Growing Things: Big trouble for little tomatoes

Gerald Filipski helps troubleshoot for baby tomato plants and an old garden bed getting a new lease on life.

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Q We find ourselves in need of your help. I started tomatoes in an AeroGarden 6 at the end of January. We have transplanted them into pots as required to address their growth and are maintaining them under a multi-colour grow light for approximately 16 hours a day. My husband waters them daily now. Unfortunately, they were not watered for the first two weeks of the first transplant. This morning my husband pointed out the leaf curling on three of the plants. Are you able to identify the issue and propose a solution? We would hate to lose our 19 plants.

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A There could be many reasons for the tomato leaf curl. The lack of water for two weeks after transplanting could certainly be one of the causes. You may now be overcompensating by watering too frequently. This could cause root rot which could be another cause of the leaf curl. One of the photos you included shows a soil that looks extremely wet to me. Try watering only when the soil feels on the dry side. My old two-knuckle rule applies. Stick your finger into the soil up to the second knuckle of your index finger. If the soil feels dry then it’s time to water.

I wonder about the drainage of the soil as well. If the water is not draining away properly that could be part of the problem. Tomato seedlings and in fact any seedlings are prone to over- or under-watering and need to be monitored carefully.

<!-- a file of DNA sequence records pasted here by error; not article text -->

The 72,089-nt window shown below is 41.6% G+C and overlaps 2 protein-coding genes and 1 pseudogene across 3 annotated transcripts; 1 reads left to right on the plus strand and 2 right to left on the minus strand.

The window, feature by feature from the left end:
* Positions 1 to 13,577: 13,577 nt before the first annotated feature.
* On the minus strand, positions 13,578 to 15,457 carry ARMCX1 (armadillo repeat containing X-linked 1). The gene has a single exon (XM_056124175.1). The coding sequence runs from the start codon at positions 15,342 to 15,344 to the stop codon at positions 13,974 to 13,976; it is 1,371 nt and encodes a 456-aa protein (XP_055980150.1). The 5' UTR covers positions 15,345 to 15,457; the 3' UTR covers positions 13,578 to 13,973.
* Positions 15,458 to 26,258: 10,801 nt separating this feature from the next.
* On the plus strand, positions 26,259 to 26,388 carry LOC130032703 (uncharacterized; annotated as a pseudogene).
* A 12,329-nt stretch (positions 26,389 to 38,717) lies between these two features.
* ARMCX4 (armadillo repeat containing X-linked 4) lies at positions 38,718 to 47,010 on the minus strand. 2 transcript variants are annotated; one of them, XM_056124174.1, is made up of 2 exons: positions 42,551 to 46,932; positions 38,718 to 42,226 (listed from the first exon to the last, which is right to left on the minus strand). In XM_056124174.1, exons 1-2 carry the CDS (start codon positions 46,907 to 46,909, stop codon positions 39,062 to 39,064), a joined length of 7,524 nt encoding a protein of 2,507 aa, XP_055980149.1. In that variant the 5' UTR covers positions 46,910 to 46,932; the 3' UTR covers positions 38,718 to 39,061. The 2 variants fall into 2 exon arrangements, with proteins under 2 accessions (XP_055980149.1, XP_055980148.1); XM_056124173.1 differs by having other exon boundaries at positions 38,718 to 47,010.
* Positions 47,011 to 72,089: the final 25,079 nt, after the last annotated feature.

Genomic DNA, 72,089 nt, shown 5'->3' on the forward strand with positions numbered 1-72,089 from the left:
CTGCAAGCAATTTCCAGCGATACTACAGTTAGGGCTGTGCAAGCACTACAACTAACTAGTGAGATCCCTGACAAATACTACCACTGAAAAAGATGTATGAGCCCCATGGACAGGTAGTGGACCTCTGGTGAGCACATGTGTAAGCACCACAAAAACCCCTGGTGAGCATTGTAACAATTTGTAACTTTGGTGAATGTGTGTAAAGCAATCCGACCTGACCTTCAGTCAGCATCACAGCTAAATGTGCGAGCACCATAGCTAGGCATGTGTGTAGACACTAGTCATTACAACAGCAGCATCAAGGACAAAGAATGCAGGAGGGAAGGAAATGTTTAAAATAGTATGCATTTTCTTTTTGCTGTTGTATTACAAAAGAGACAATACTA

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A further observation is the soil in your photo looks to be very high in compost. Using a good quality potting mix to start your seedlings is a good idea as it will drain better than soil with a lot of compost in it. This is especially true when the seedlings are young.

Reviving an old bed

Q Last year, we decided to redo an aging flower bed (approx. 50 years old) into a vegetable garden. The bed is 1.3 m wide by 2.4 m long and 1.3 m tall. It was made out of wood, which was rotting so last summer, we rebuilt it and painted it so we would be ready to plant this spring. I transplanted all the flowers elsewhere in the yard so we can start fresh. Here are the questions to start fresh:

  • Is it best to remove all or some of the old soil and buy new soil?
  • If keeping all or some of the old soil, should we mix the new soil in with the old or just top up the bed with new soil?
  • How much new soil would be needed?

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A There’s no need to remove the old soil, even if it is 50 years old and a little tired. It just needs some help. I would recommend adding either well-rotted manure or compost. How much to add will depend on the depth of the bed. In your case, a blend of 70 per cent of the existing soil mixed with 30 per cent of the organic matter you are adding will make a rich soil blend. This might mean having to remove some of the soil from your raised bed to make room for the 30 per cent organic matter you are adding. Dig in and mix the organic matter with the existing soil.

Don’t throw out the old soil you remove. Put it on your compost pile and if you don’t have a compost pile or composter, may I suggest you start one. You could then add your own homemade compost every year to your new bed. It’s important to add a few centimeters of organic matter to the bed every spring, but there’s no need to work it in.

Learn more by emailing your questions to, reading past columns at or my book Just Ask Jerry. You can also follow me on Twitter @justaskjerry01.

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